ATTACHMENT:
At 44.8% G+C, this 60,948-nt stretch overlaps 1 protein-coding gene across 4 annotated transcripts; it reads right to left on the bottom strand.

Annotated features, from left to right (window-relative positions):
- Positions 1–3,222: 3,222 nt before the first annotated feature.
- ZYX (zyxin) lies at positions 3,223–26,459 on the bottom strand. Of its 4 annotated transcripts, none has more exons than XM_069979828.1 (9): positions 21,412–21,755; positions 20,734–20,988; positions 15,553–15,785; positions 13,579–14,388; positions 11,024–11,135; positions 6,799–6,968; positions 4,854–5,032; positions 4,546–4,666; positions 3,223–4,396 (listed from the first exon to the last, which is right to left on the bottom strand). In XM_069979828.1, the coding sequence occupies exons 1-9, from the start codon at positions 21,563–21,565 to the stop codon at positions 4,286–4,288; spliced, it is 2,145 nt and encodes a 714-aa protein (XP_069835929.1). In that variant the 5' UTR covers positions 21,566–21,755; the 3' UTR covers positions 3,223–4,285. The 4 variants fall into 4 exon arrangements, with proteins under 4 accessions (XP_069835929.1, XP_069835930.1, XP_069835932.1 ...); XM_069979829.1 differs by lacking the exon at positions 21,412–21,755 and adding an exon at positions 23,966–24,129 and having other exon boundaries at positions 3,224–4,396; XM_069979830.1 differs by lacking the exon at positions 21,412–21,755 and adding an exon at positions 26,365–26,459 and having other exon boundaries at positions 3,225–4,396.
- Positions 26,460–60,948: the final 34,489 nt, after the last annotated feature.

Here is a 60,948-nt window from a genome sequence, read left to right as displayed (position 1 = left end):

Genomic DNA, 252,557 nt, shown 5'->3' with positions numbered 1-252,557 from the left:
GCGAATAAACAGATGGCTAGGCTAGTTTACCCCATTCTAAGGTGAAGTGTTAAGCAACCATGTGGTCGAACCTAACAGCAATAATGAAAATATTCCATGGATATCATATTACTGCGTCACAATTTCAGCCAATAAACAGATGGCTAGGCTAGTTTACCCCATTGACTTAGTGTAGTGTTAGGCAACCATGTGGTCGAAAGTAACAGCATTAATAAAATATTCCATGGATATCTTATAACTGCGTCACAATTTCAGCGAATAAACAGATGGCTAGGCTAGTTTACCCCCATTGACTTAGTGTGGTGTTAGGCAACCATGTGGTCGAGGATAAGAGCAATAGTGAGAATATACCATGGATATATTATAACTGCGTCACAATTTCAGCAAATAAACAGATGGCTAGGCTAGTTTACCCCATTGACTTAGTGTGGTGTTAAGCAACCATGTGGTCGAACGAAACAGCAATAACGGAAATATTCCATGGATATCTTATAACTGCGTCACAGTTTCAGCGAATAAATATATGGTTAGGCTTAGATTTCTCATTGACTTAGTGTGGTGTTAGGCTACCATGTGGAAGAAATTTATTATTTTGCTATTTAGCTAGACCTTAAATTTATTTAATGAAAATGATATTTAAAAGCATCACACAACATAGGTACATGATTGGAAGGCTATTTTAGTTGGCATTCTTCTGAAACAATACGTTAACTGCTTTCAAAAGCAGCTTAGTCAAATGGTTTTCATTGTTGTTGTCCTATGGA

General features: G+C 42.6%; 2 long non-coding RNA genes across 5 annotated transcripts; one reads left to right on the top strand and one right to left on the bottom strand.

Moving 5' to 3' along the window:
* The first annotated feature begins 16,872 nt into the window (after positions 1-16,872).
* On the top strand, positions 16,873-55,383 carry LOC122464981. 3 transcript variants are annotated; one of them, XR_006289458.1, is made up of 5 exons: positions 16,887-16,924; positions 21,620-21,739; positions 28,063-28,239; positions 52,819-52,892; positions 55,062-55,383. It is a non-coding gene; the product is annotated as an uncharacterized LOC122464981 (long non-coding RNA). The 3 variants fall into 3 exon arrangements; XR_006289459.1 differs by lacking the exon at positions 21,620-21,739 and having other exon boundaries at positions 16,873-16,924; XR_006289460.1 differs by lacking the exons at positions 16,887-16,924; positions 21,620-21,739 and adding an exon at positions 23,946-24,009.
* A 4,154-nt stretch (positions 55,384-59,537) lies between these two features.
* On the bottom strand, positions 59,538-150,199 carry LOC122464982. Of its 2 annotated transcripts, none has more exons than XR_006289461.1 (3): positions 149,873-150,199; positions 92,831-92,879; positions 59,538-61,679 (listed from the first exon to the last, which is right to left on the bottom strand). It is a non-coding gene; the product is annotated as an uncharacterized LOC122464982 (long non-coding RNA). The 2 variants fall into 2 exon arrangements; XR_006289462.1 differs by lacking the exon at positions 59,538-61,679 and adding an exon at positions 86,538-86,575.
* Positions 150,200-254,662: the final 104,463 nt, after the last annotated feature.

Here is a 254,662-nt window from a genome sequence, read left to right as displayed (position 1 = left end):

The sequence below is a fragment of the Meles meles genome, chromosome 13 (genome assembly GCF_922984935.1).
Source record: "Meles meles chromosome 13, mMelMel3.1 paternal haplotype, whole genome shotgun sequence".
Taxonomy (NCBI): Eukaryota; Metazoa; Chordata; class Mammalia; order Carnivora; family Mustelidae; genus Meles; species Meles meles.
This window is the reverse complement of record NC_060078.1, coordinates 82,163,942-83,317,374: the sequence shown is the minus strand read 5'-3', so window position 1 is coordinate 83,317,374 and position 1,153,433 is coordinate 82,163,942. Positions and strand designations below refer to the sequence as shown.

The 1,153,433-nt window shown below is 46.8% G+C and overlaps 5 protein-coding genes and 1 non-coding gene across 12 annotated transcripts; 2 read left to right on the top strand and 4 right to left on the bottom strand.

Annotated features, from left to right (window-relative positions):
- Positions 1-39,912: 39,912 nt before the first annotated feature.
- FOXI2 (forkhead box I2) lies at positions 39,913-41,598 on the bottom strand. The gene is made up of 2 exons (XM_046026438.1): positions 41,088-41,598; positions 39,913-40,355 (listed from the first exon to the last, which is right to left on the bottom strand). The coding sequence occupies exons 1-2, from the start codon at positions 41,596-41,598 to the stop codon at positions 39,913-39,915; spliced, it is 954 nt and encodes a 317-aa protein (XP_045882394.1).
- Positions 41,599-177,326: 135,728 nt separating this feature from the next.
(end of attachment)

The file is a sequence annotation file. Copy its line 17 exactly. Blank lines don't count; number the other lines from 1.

The sequence below is a fragment of the Meles meles genome, chromosome 13 (genome assembly GCF_922984935.1).